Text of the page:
Next: Contact State Transitions Up: A Program for Reasoning Previous: A Program for Reasoning

## Representing Contact State

In terms of the ASSF representation, a ``contact'' is one item on the list of things that are in contact with a particular feature. Each item on this list refers to a second shape feature (on a different object) that is in contact with this one. The qualitative state information implicit in this representation of a contact includes the names of the two objects that are in contact, the relative size of the features which are in contact, the relative orientation of the objects which they belong to, and the qualitative shapes of the features, and their neighbouring features.

The most important of these qualities for the purposes of sliding analysis is the shape of the two features. Different sliding behaviour can be observed for each of the differently shaped feature pairs described in the following list:

1.
Contact between two vertices only. This results in each vertex appearing on the contact list associated with the other. (See figure 5.1)

2.
Contact between a line segment and a vertex. Each appears on the contact list of the other. (See figure 5.2)
;

3.
Contact between two line segments of the same length, which are exactly aligned. Each line segment appears on the contact list of the other. In addition to this, the vertices at each end of each segment appear on the contact list associated with the vertices at each end of the other segment. (See figure 5.3)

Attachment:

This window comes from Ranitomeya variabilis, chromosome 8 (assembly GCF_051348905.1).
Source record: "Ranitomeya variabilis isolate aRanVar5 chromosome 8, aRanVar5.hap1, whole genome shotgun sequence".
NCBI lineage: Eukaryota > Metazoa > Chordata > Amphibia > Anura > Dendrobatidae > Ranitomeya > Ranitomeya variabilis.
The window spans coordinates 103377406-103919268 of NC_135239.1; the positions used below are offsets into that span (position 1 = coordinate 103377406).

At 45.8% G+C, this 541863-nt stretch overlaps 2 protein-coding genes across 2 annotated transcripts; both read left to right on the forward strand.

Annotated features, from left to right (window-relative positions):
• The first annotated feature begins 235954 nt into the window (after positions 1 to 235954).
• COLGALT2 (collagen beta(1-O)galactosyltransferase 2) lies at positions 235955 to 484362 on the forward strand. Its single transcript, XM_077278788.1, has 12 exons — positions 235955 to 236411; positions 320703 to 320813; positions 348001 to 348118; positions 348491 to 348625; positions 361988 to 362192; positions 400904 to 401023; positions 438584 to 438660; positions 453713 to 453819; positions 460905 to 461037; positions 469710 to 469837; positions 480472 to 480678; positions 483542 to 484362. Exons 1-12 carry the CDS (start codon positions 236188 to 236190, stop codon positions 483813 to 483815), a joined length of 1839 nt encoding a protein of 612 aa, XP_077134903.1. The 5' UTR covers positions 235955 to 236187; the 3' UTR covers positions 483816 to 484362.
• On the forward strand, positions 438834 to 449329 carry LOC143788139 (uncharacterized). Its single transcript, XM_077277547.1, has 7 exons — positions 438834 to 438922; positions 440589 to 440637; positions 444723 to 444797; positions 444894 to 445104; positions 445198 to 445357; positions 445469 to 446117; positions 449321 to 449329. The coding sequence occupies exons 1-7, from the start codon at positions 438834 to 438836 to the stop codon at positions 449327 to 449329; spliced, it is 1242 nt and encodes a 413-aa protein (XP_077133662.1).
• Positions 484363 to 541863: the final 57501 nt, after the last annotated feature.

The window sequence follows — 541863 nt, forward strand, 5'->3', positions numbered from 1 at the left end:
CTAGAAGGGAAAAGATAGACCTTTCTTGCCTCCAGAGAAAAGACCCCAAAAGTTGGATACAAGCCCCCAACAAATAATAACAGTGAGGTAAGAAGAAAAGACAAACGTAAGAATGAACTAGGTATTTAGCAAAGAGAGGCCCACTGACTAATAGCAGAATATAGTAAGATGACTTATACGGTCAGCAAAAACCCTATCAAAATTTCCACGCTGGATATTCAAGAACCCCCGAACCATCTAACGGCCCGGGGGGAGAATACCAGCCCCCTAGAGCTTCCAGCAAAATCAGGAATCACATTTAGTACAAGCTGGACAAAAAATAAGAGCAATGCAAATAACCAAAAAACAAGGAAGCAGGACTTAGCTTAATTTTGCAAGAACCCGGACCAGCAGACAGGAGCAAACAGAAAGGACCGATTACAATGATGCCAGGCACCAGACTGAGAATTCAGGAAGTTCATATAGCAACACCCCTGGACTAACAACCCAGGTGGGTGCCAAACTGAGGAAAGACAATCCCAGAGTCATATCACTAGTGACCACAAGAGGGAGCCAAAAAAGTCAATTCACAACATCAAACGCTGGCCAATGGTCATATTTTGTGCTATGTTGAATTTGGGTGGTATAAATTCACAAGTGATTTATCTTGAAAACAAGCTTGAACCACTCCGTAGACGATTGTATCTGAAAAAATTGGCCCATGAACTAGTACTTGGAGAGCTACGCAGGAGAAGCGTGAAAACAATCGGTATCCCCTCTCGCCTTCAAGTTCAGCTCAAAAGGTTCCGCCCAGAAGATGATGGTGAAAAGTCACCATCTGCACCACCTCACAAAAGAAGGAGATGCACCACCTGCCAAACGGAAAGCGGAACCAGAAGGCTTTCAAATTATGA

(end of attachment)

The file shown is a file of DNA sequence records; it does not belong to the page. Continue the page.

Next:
;

4.
Contact between two overlapping line segments. In this case, the contact list of each line segment includes the other line segment, and also the vertex at one end of the other. Each vertex also has the other line segment on its contact list. The side of the line segment on which the contacting vertex appears separates two types of overlap contact - either both vertices are clockwise from the contacting segment when the boundary of the object is being traversed, or both are anticlockwise. (See figure 5.4)
;

5.
Contact between two line segments, where one is longer than the other, and the longer one extends past the shorter at both ends. In this case the contact list of the longer will include the shorter segment, and also the vertex at each end. The contact list of the shorter will have only one entry - the larger line segment. (See figure 5.5)
;

6.
Contact between a vertex and a convex curve. Each appears on the contact list of the other. (See figure 5.6)
;

7.
Contact between a vertex and a concave curve. Each appears on the contact list of the other. (See figure 5.7)
;

8.
Contact between a line segment and a convex curve. Each appears on the contact list of the other. The vertices at the ends of the line segment will not be in contact with the curve. (See figure 5.8)
;

9.
Contact between a line segment and a concave curve is not possible, but the vertices at each end of the line segment can be in contact with a concave curve. (See figure 5.9)
;

10.
Two convex curves can contact each other. (Concave curves cannot.) (See figure 5.10)
;

11.
A concave and convex curve can contact each other only if the angle of the convex curve is smaller than the concave curve. (See figure 5.11)
;

In addition to the actual shape of two features in contact, it is apparent from the above list that the shape and contact status of neighbouring features is also relevant in distinguishing between qualitative contact states. The shape of neighbouring features becomes more important, however, when considering the ways in which the contact state can change as the objects slide past each other.

Next: Contact State Transitions Up: A Program for Reasoning Previous: A Program for Reasoning
Alan Blackwell
2000-11-17